Significant changes in gene expression precede the robust induction of anti-stalk antibodies
This clinical trial was designed under the assumption that adult humans possess pre-existing immunity to the H1 HA including low levels of antibodies and memory B cells with specificity against the HA stalk domain. The objective was to redirect the immune response to the immunosubdominant stalk through sequential vaccination with cHA constructs that feature head domains from avian influenza virus subtypes but share the same H1 stalk domain (Figure 1A). Fifty-three volunteers were randomized into three different vaccine groups and two placebo control groups in a regimen of prime-booster vaccination: Group 1 (G1) received cH8/1N1 live attenuated influenza vaccine (LAIV) on day 1 followed by AS03A-adjuvanted cH5/1N1 inactivated influenza vaccine (IIV) on day 85 (LAIV8-IIV5/AS03). Group 2 (G2) received the same vaccination regimen but with nonadjuvanted booster vaccination (LAIV8-IIV5). Group 4 (G4) received adjuvanted cH8/1N1 IIV followed by adjuvanted cH5/1N1 IIV (IIV8/ AS03-IIV5/AS03). Group 5 (G5) served as outpatient placebo group and received PBS intramuscularly twice (PBS-PBS). The sequential vaccination strategy as well as the scheme of vaccination groups and blood collection timeline is shown in Figure 1A-C. A detailed description of the trial design, immunogenicity and safety of the experimental vaccines can be found in Nachbagauer et al6. Of note, an additional saline intranasally placebo group was enrolled (G3) but was not included for the present RNAseq analysis because it was considered equivalent to G5.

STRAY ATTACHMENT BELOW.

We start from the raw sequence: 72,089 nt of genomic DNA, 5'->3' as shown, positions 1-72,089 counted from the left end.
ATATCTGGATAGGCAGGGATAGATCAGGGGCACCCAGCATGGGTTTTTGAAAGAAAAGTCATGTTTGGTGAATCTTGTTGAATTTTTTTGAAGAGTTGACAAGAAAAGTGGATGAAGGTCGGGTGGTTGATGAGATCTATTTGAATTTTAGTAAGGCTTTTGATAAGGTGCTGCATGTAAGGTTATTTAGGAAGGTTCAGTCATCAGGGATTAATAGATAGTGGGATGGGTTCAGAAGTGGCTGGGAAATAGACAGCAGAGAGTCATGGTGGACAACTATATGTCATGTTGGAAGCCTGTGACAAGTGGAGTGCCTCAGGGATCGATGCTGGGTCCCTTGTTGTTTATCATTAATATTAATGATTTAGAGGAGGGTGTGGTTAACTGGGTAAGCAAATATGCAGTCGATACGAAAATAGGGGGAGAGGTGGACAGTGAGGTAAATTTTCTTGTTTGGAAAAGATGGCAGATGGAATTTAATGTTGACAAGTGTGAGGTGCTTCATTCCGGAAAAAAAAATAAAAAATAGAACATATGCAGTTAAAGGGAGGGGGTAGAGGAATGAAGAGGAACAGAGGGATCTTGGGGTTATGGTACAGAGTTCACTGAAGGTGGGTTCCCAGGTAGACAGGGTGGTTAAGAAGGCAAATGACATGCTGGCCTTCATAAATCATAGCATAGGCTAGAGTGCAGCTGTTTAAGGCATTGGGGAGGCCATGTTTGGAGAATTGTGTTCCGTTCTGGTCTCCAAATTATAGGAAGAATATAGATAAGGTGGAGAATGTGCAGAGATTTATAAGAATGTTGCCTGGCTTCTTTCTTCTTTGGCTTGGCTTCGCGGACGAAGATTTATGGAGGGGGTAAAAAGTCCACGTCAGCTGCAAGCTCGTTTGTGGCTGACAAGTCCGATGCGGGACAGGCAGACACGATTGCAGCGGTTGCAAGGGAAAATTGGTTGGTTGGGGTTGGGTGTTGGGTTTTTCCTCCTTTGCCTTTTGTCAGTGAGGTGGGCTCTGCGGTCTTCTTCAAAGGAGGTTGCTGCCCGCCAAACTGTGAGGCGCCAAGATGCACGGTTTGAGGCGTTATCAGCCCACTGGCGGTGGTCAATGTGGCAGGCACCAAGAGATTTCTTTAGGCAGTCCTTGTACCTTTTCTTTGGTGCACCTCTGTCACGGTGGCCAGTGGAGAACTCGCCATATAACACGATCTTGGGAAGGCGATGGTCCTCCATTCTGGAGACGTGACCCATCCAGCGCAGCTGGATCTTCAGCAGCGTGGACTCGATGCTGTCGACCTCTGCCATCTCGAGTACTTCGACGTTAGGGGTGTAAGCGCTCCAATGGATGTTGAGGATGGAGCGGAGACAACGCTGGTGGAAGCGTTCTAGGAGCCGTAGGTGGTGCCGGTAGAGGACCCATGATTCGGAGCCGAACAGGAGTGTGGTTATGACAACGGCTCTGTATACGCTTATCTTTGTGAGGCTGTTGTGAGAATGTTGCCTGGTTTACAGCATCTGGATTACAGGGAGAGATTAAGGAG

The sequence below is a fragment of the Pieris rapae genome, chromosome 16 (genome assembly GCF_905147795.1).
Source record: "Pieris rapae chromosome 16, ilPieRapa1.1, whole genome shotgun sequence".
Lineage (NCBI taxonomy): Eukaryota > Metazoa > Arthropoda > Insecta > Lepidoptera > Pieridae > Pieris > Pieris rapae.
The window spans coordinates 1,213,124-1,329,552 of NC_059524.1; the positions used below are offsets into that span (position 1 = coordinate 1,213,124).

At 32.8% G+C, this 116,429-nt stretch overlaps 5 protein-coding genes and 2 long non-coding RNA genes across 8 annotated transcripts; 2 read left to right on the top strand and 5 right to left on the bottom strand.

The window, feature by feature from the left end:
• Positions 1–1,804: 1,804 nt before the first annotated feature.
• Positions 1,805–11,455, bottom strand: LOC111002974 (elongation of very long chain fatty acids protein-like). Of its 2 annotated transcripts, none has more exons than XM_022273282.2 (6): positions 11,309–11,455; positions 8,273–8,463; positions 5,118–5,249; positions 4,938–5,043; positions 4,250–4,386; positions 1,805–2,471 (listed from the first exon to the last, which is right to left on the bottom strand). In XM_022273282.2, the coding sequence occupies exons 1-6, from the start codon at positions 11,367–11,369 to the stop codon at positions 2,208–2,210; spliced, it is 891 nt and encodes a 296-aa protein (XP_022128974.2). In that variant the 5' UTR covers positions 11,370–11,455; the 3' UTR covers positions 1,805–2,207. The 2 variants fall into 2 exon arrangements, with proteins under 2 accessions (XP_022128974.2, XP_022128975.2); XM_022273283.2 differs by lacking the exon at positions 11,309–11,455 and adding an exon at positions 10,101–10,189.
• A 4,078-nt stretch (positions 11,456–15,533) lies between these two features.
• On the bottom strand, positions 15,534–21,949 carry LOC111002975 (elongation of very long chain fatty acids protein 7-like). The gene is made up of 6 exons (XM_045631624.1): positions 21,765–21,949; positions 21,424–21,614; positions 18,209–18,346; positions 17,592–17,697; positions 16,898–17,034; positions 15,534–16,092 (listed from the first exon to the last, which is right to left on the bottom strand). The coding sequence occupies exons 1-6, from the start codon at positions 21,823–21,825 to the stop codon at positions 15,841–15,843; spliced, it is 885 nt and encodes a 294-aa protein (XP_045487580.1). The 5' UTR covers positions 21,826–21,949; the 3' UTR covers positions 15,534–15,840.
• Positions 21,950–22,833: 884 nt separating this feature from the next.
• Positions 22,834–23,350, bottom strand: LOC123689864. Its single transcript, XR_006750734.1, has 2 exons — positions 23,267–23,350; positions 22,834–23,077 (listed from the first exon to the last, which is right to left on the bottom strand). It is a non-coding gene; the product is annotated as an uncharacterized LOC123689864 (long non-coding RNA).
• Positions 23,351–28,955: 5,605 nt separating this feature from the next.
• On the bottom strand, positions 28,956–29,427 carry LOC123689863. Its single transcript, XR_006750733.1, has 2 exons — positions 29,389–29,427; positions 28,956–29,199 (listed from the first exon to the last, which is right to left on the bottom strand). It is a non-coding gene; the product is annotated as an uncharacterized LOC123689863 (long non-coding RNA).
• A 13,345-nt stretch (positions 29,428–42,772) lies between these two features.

Serum samples for antibody quantification were collected at baseline (day 1), and day 29 post-prime; day 85 (pre- boost) and day 113 (day 29 post- boost) (Figure 1C). We used data from Nachbagauer et al6 to represent the anti-stalk antibody induction shown in Figure 1D-E. The group receiving the IIV8/AS03 priming (G4) had the higher increase in stalk antibodies while priming with LAIV8 did not induce specific antibodies against the stalk of the HA. Comparable results between the groups were found after the boost, with higher induction in subjects from G1 receiving IIV5/AS03 as a booster, followed by volunteers from Group 2 (IIV5 booster). To investigate early molecular changes after receiving the experimental vaccines, whole blood was subjected to RNA sequencing for transcriptional profiling and the correlation of these changes with the anti-stalk antibody responses found in Nachbagauer et al6 investigated. For this, blood was collected at baseline (day 1), day 3, day 7 and day 29 post prime; and day 85 (pre- boost), day 93 (day 7 post- boost) and day 113 (day 29 post- boost).